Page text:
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Jury selection begins in Levy case

Washington Post editors

Jury selection in the Chandra Levy trial has begun.

D.C. Superior Court officials are calling in 56 potential jurors at a time. Each of them is required to fill out an 11-page questionnaire that has 55 questions.

Most of the questions are standard for any trial, such as questions about involvement with the criminal justice system. Only a few are specific to the Levy case. For example, the form asks for a juror's opinion about gang affiliation.

The suspect, in Levy's slaying, Ingmar Guandique, 29, is a member of the MS-13 gang. Guandique entered the United States illegally from El Salvador in 2000 and worked as a day laborer. He is charged with first-degree murder, kidnapping and sexual assault in Levy’s death.

Authorities are convinced that Guandique attacked, raped and killed Levy in a secluded area of Rock Creek Park about May 1, 2001. But securing a conviction could be difficult. There is no DNA or eyewitness.

Prosecutors are pinning their case primarily on statements that Guandique allegedly made to other prisoners and in letters he wrote. He confessed to assaulting two female joggers in the park about the same time Levy was killed. He was sentenced to 10 years for those attacks and was serving his sentence in a California prison.

Guandique is in court Monday with an olive suit and a yellow turtle neck. The attire covers a gang tattoo in his neck.

Lawyers and Judge Gerald Fisher will begin reviewing the questionnaires today and tomorrow and the arduous process of winnowing the pool will begin Wednesday.

Levy's disappearance and slaying captivated the country in the weeknd before the Sept. 11, 2001 terror attacks, largely because of her affair with then- U.S. Rep. Gary A. Condit. Condit represented Levy's hometown of Modesto, Calif.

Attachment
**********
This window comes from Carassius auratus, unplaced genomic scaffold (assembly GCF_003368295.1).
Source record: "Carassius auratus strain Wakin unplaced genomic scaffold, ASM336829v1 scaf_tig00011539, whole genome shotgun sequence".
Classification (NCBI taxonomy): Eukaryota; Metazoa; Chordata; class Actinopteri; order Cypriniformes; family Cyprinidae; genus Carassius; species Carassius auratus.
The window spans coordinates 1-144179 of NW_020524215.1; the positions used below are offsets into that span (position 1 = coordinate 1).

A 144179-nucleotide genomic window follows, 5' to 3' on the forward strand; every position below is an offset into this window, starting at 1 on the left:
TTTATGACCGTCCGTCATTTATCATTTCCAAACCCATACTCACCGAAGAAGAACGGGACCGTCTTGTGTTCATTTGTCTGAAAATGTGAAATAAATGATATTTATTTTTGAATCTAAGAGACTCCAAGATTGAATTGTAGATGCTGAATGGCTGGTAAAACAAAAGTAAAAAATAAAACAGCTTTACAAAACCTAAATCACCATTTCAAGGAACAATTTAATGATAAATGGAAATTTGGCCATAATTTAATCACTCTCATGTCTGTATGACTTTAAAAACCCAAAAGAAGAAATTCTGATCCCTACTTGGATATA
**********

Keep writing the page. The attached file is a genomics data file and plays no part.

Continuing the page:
During jury selection, prosecutors mentioned Condit's name, either as a potential witness at trial or someone whose name would come up.

Levy, 24, who came to Washington to intern with the Federal Bureau of Prisons, went missing on May 1, 2001. Her remains were found on May 22, 2002.

-- Keith L. Alexander

(This post has been updated.)

By Washington Post editors  | October 18, 2010; 11:00 AM ET
Categories:  Chandra Levy, From the Courthouse, Homicide, Keith L. Alexander, The District  
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Comments

Has the Levy family ever had the decency to apologize to Condit for the mud they flung at him? If so, I missed it.

Posted by: Jayne | October 18, 2010 12:24 PM | Report abuse

He killed her in May 2001 and here it is Oct 2010 and we are just now choosing a jury. Amazing. We really need to get liberals out of law

Posted by: markandbeth92 | October 18, 2010 1:10 PM | Report abuse

mark and beth - Perhaps you should read a little. The DC police missed some opportunities and it was the result of a Post investigation a year or so ago that led to focus going back on Guandique.

You know. That liberal MSM. Perhaps a few liberals are useful.

BB

Posted by: FairlingtonBlade | October 18, 2010 1:26 PM | Report abuse

With hundreds (thousands?) of local folks murdered in the D.C. area since Chandra Levy's murder, can someone PLEASE explain why the Post appears to be planning to give us a play-by-play of this trial while ignoring almost all others? This only makes sense if someone is using their work time to research a book, I guess, although I'm not sure how many folks even care to read that much about it anymore.

Posted by: Kathy8 | October 18, 2010 5:19 PM | Report abuse

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